Banana Tiramisu


fullsizeoutput_3c97I feel like I could write a book, or at the very least a small-but-wordy pamphlet, on how the concept behind this recipe has evolved, altered, metamorphosed, doubled back and landed straight into a heap of tiramisu. It certainly wasn’t supposed to. The idea was simple enough (it always is): I set out to twist an old classic, the humble and kind of sad looking but groaningly comforting banana pudding. You see, banana pudding and I go way back. My southern grandmother took her southern grandmother-ness quite seriously and proved it by making this pudding over and over (and over). She did it the way I’m sure a lot of other grandmothers do, from a simple grocery list comprised of bananas, boxed vanilla pudding and ‘Nilla Wafers (which I’ve decided God Himself created as the ultimate temptation to Man). I can’t stress enough that there is nothing wrong with this combination. I would happily eat it by the spoonful as my last meal. But there are just a few things about it, from a compositional standpoint, that bother me and since I’m never one to leave well enough alone…off I jumped into a banana scented abyss, where no southern grandma has ever dared to tread. No ‘Nilla Wafers, y’all.

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So the next step in the brainstorming stage was to come up with a replacement for the ‘nillas, a grown up version free of the chemical aftertaste. I landed on meringue which I believed could provide the right vanilla hit and chewy/firm texture. I also needed to solve the sad banana conundrum wherein the sliced bananas oxidize and take on the dreaded brown/silvery film that is as unappetizing to eat as it is to describe. My less-than-groundbreaking solution was to toss them in lime juice and with that my creation was sailing steadily towards the tropics. Rum! Vanilla Bean! Zest! Coconut! Things were going really well…

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I had started this brainstorming in the late, cool spring but by the time I was ready to execute it summer was beginning to settle in. One day the air was cool and crisp and fresh and literally the next day I opened the windows to a swamp. PSA Announcement: Don’t attempt to make meringue in high humidity. Just don’t. Save yourself the tears.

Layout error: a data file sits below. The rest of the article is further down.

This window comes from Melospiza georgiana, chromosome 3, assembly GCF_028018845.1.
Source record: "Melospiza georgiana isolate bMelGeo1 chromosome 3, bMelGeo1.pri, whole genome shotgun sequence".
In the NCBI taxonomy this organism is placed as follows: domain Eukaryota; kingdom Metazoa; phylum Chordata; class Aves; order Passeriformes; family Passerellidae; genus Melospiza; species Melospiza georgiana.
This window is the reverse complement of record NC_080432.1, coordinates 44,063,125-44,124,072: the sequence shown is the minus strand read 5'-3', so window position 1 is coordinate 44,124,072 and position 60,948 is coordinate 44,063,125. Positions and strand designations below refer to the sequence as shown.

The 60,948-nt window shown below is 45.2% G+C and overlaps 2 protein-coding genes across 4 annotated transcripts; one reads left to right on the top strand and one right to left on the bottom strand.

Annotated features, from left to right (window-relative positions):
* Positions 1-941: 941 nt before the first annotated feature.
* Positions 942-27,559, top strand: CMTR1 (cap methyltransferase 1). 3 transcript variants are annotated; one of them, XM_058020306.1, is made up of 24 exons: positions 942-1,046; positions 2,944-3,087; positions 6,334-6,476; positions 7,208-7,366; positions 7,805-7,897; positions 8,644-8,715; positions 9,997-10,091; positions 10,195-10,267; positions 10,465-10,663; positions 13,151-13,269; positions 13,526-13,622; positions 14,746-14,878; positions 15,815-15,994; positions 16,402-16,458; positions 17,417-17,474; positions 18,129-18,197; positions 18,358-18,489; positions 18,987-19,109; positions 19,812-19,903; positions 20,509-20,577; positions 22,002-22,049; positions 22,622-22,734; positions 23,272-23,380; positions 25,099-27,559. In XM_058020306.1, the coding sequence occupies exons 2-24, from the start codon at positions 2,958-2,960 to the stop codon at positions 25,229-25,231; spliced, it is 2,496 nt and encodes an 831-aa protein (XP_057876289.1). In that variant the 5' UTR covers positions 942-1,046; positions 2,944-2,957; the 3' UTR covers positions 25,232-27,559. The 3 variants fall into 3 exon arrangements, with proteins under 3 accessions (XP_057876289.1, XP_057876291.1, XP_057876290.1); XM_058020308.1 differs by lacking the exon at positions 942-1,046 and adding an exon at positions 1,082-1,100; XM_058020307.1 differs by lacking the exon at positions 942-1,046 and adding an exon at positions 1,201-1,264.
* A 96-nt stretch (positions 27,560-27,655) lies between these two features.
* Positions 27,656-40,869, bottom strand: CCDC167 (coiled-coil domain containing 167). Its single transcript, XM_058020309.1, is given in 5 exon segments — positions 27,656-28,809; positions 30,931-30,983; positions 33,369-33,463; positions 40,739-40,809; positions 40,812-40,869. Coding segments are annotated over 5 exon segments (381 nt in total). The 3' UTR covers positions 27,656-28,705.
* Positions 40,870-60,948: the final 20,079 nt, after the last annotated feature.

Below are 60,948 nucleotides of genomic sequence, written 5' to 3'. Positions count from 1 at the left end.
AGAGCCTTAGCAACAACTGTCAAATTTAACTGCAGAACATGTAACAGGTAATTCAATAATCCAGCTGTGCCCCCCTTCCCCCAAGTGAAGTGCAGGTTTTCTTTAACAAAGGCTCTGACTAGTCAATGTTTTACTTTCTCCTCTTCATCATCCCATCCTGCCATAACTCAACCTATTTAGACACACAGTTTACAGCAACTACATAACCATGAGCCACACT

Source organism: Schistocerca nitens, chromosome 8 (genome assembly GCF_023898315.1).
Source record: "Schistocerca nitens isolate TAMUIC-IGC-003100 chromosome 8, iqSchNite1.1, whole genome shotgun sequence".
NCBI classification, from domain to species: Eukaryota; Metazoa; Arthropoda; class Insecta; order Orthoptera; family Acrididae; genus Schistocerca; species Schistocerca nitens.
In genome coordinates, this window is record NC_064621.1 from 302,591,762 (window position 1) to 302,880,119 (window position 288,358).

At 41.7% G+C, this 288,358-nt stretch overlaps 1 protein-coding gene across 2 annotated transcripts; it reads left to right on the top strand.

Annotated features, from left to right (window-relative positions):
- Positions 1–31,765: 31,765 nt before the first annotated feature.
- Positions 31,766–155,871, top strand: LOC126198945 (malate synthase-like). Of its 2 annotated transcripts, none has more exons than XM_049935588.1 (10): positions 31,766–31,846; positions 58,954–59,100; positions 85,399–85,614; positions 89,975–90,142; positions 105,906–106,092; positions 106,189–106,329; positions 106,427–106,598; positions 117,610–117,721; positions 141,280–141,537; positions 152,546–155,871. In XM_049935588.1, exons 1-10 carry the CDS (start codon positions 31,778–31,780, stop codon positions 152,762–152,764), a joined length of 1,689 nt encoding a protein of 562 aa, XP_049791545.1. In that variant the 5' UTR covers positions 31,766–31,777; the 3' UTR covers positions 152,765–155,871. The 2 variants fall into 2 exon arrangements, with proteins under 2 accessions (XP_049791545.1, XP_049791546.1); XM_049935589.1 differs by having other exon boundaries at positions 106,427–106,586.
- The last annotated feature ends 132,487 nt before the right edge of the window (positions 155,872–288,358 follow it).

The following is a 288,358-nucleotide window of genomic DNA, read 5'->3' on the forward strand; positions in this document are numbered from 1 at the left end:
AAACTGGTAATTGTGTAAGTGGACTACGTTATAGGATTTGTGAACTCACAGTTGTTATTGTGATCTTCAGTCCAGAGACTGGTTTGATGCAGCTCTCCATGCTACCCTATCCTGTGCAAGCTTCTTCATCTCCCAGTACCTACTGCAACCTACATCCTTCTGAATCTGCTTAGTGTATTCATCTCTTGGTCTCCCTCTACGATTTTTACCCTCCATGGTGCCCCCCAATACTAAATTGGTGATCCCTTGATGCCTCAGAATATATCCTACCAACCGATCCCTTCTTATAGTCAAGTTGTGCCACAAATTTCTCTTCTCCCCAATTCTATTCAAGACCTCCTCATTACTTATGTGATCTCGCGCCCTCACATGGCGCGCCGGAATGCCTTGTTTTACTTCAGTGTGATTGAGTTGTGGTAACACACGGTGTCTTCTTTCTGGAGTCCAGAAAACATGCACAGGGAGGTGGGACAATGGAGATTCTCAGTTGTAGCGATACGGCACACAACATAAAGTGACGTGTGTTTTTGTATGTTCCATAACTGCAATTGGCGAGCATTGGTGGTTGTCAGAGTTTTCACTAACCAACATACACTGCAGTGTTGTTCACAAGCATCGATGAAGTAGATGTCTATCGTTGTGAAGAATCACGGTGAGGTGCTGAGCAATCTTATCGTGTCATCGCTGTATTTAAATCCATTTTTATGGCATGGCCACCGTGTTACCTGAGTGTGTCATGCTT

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Salvation swept in by accident, as it usually does. I was assembling a Tiramisu for a party and nibbling on a stray ladyfinger (a questionable turn of phrase) when I was hit by its….’Nilla Wafer-ness. I mean they don’t taste the same, exactly but they are vanilla-y cookies with a high absorption property so good enough, right? I did a quick mental flavor check. Banana and chocolate? Yes. Banana and Rum? Yes, please. Banana and coffee? I wasn’t sure but they say what grows together, goes together so… Off to the races again.

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Banana Tiramisu

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For the Banana Cream

  • 5 egg yolks
  • 3/4 cup sugar
  • 3 tablespoon cornstarch
  • 1 1/2 cup steaming milk
  • 2 ripe bananas, sliced
  • 1 tablespoon butter
  • 1 tablespoon heavy cream
  • 1/2 teaspoon vanilla extract
  • 8 oz. mascarpone

In the bowl of an electric mixer fitted with the whisk attachment, beat egg yolks and sugar on medium/high speed for about 4 minutes. Add cornstarch and mix until combined.

Meanwhile, bring milk to a simmer in a small saucepan on the stove. Add banana slices and continue simmering for 5-7 minutes (you can slightly mash the bananas with a potato masher for stronger flavor).

Strain hot milk mixture through fine sieve and discard banana pulp. With the mixer on low speed, slowly add the hot milk a little at a time (if you go too fast you’ll risk cooking the yolks).

Transfer mixture to a medium saucepan and cook over medium heat, stirring constantly with a wooden spoon. When you start to feel the mixture thicken at the bottom of the pan (this should take about 5 minutes), switch to a whisk and beat rapidly until mixture thickens.

Strain cream through a sieve into a clean bowl. Add butter, vanilla, and rum and stir until completely combined. Press plastic wrap directly onto the surface of the cream. Leave on the counter until the cream is no longer hot, then transfer to the refrigerator.

Once the cream has chilled, use a mixer fitted with the paddle attachment to beat together the cream and mascarpone until smooth.

For Assembly

  • Banana Cream (recipe above)
  • 1-2 packets Lady Fingers (depending on brand and size of dish)
  • 3/4 cup freshly brewed espresso*
  • 3 tablespoon dark rum
  • cocoa powder for dusting

* To make espresso in a drip coffee maker, fill the water mark up to 4 and use 1/3 cup ground espresso.

In a medium bowl combine espresso and rum. Have ready a 8×8 baking dish (or similar size). One by one, lightly soak ladyfingers in the coffee/espresso mixture. (Do not fully submerge, just dip one flat side briefly and then turn over and do the other side.) Line the bottom of the dish with a single layer of soaked fingers. Place half of the cream on top and spread into a thin even layer. Add another layer of dipped fingers and then spread the rest of the cream on top. Sift a couple tablespoons of cocoa powder directly on the cream. Cover with a sheet of plastic wrap (it can touch the cocoa powder) and place in the fridge. Allow to chill overnight before serving. When ready to serve, slice or scoop out portions and garnish with whipped cream and sliced bananas, if desired.

Tiramisu recipe adapted from Ina Garten.

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